The Securities and Exchange Commission

 

ANNCR: The Securities and Exchange Commission – On Today's Congressional Moment

The stock market crash of 1929 devastated the American economy and produced the Great Depression. Between September 1929 and July 1932, stocks lost 83% of their value, prompting the Senate Banking and Currency Committee to conduct a series of hearings on the causes of the crash.

These hearings revealed deep problems with how stocks were being sold to investors. At that time, it was basically the responsibility of the investor to determine whether a company was telling the truth about its stock before investing. Many stocks were sold that were not worth their price, and millions of people lost their fortunes in the crash.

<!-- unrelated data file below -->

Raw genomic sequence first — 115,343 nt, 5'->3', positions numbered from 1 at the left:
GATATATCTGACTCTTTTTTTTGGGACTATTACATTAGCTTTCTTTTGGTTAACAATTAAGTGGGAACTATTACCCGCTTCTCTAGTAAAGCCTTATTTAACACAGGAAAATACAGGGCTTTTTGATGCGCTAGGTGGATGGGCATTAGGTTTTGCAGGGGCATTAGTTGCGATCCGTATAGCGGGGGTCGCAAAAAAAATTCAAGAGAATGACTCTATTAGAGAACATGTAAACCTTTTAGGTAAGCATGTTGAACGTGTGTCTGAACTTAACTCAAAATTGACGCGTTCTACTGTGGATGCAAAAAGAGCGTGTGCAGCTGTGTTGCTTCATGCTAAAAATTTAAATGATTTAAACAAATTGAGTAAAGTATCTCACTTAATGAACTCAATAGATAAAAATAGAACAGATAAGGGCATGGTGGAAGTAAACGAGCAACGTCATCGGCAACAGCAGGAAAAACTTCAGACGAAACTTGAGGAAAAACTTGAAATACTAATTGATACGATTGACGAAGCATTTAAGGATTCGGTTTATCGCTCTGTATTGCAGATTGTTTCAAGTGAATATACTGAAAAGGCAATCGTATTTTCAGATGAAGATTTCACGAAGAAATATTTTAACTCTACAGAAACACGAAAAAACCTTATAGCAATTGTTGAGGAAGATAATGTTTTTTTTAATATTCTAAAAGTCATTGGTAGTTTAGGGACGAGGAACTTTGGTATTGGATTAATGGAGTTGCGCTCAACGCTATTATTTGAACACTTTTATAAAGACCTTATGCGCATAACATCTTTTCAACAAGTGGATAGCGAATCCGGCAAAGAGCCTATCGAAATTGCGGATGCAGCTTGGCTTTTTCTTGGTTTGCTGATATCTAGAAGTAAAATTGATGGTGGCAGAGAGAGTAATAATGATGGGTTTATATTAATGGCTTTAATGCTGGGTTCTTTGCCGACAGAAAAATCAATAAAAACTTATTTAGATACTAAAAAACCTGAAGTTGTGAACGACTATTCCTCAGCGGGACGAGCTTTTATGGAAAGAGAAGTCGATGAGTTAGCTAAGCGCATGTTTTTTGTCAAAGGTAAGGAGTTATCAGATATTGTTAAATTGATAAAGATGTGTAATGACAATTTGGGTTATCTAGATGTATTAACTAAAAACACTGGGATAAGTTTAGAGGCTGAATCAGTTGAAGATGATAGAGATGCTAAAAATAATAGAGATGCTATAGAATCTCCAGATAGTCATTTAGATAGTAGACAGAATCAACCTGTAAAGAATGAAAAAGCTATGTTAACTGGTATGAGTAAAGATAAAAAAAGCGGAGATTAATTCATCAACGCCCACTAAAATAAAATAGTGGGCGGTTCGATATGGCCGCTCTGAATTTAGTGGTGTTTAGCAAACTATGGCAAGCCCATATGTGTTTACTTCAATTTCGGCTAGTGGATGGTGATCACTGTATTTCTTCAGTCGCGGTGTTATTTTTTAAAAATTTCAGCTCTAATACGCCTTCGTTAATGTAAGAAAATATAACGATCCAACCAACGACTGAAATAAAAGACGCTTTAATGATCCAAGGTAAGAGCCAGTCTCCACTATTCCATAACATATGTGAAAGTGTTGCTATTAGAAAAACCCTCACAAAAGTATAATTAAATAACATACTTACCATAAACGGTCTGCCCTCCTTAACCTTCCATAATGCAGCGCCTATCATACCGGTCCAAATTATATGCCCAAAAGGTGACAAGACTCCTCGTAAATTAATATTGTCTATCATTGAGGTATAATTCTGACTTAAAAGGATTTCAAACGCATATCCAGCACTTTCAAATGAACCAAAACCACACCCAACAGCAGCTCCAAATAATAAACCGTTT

To bring order out of the chaos, Congress passed three major acts creating the Securities and Exchange Commission in 1934 and defining its responsibilities. The SEC works to monitor the stock market industry and to protect investors. Since its creation, companies that offer their stock for sale to the public are required by federal law to tell the truth about their businesses. Without an oversight body like the SEC giving investors some basic confidence in the system, today's stock market simply couldn't exist.

Corporate irregularities are not always caught as quickly as they should be, but the overall structures designed by Congress have helped to make America's stock markets among the safest in the world.

STANDARD CLOSING: This is Lee Hamilton. Congressional decisions impact all our lives. To find out more about how Congress works, or to get involved in your government, visit the Center On Congress Web site at congress.indiana.edu.